By: Erin Adams, Sullivan High School Freshman
Autism forms a beautiful and distinctive mind. It’s what gives the world a different shape to unique individuals and is often misinterpreted and viewed as a flaw. When in reality, it can be the exact opposite of that.
April was Autism Awareness month, encouraging Benjamin Passer, a diverse learning teacher at Sullivan High School, and Sean Summerslests a 17-year-old teen with autism to bring more awareness on this topic.
According to Passer one of the most common misconceptions of people with autism is “that they can’t have friends or are not capable of having emotions.”
When asked how an autistic mind differs from a non-autistic mind, he replies, “Someone with autism once told me that they see the world differently. They described it as watching a movie, but they can see all the individual frames separately.”
Passer said one thing to be aware of is that “People with autism might display some self-stimulatory behaviors.” He explains, “These are called ‘stims’ and are normal, but they can be unusual or alarming to people who don’t know about them.”
Summerslets shares what living with autism is like.
“Autism varies widely, much more widely than people realize.” He goes on, “It’s like a spectrum of skills that themselves are a spectrum of skills, which can vary down to specifics.”
When asked how his life differs from a non-autistic person, he said, “I’m not sure I’d know or if I can know. Nor where I draw the line there is some ambiguity. It’s unclear what things are caused by me being autistic and what’s caused by other things. But, I feel this question is less about how my life is different as an autistic person. But more about what it is like to be autistic. That question can’t really be answered. I don’t know what it’s like to not be autistic. So I wouldn’t know the difference.”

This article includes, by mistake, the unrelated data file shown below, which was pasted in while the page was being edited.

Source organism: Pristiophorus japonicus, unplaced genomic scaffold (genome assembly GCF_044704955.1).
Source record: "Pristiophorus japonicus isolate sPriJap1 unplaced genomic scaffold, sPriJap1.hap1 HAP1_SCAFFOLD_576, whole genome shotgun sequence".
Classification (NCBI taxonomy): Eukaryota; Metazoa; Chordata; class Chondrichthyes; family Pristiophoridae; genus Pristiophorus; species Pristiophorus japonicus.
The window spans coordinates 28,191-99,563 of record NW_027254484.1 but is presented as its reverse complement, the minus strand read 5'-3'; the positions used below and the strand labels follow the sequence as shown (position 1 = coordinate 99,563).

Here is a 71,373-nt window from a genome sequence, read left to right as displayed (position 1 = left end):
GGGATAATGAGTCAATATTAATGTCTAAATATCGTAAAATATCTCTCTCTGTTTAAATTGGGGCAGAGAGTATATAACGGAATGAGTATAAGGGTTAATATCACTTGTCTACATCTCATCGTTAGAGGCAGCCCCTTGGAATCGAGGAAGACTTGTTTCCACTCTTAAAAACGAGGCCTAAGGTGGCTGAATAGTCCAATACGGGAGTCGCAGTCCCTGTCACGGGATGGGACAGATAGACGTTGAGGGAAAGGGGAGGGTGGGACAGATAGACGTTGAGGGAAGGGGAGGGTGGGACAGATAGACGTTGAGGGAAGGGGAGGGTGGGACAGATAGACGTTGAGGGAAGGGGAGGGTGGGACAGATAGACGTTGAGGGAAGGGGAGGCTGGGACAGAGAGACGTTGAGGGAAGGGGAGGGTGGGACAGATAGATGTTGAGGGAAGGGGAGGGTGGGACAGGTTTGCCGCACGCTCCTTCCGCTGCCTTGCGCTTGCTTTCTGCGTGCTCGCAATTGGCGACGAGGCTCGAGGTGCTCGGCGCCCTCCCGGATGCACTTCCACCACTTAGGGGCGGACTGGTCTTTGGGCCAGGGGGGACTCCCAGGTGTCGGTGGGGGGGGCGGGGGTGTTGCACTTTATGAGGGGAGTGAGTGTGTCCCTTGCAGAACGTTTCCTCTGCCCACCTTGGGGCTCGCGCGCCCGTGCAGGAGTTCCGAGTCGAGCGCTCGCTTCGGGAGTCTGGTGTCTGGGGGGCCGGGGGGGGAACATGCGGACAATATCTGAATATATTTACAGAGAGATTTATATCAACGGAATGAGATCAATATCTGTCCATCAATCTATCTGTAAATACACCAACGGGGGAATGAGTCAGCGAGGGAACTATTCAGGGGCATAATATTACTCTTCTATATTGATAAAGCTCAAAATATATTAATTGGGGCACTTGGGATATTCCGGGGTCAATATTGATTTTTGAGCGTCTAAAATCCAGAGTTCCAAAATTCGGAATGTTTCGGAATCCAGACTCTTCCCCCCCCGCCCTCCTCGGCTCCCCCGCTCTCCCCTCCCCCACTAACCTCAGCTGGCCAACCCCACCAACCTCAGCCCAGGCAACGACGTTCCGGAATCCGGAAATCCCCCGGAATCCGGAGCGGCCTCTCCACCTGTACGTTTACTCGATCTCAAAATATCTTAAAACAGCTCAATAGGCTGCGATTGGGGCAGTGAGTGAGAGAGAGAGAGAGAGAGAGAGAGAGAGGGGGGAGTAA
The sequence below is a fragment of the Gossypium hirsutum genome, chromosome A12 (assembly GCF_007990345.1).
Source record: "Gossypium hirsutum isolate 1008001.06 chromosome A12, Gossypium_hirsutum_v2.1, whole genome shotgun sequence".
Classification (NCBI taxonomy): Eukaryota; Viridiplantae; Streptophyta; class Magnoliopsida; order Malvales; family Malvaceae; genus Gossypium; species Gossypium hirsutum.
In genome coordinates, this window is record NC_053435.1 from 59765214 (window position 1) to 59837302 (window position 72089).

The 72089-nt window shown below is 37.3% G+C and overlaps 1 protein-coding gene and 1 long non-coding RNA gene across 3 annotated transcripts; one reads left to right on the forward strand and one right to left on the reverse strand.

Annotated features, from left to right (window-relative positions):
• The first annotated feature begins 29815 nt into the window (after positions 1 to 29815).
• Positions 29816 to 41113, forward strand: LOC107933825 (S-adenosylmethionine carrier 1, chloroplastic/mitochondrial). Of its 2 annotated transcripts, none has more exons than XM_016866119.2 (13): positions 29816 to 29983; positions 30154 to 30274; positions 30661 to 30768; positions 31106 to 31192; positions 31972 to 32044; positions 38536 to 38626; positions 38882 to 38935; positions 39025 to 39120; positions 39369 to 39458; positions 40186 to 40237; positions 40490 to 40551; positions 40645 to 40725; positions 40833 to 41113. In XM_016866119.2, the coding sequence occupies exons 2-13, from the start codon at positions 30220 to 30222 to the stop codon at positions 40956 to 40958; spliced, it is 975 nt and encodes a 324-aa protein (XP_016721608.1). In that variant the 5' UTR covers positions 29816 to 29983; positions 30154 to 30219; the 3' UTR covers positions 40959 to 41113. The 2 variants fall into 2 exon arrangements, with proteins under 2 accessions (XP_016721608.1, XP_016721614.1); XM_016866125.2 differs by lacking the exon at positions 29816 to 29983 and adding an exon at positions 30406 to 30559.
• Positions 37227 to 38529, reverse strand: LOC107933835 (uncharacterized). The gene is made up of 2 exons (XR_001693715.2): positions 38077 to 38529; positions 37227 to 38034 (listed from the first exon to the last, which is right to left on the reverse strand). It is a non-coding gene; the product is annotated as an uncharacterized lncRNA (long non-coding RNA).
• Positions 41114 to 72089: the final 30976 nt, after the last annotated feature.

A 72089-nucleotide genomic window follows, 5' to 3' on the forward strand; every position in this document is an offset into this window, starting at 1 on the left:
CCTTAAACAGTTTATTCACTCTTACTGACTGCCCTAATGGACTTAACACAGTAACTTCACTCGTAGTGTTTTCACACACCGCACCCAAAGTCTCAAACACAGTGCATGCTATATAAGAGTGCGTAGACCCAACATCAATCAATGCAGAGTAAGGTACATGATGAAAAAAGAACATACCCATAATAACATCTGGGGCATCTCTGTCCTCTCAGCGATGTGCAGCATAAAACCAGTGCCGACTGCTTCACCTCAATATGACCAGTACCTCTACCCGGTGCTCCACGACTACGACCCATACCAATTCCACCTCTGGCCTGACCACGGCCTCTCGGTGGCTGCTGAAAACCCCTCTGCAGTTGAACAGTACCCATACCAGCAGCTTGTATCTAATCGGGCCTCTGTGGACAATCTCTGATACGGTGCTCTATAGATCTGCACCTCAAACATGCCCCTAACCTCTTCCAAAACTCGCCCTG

“Being autistic often means being an outsider. There is a cliche, describing being autistic as being an alien,” Summerslets said.
Gerrit and Ry, both people who can relate to Summerslets’s challenges with autism, add to his perspective. “Everybody is different. The film or TV series with an autistic character that you have seen almost certainly does not represent autistic people you may meet, just like neurotypical characters probably do not represent neurotypical characters you meet. Give anybody who wants you to get to know them the chance to do so, autistic or not,” Gerrit said.
Ry followed up Gerrit’s previous statement. “If you look at autism a certain way, people tend to think that autistic people are like the movie ‘Rain man’ but not all autistic people are like that.”
They said, “Everyone has different types of autism. And different levels of autism. So it just varies of what type of autism you have.”
People with autism can be just as capable, intelligent, and deserving of the same privileges neurotypicals possess. There are many different variations of autism, and a lot of the time people with autism are stereotyped and labeled as non-functioning or dense when in actuality, they can hold the same level of intelligence any of you are capable of.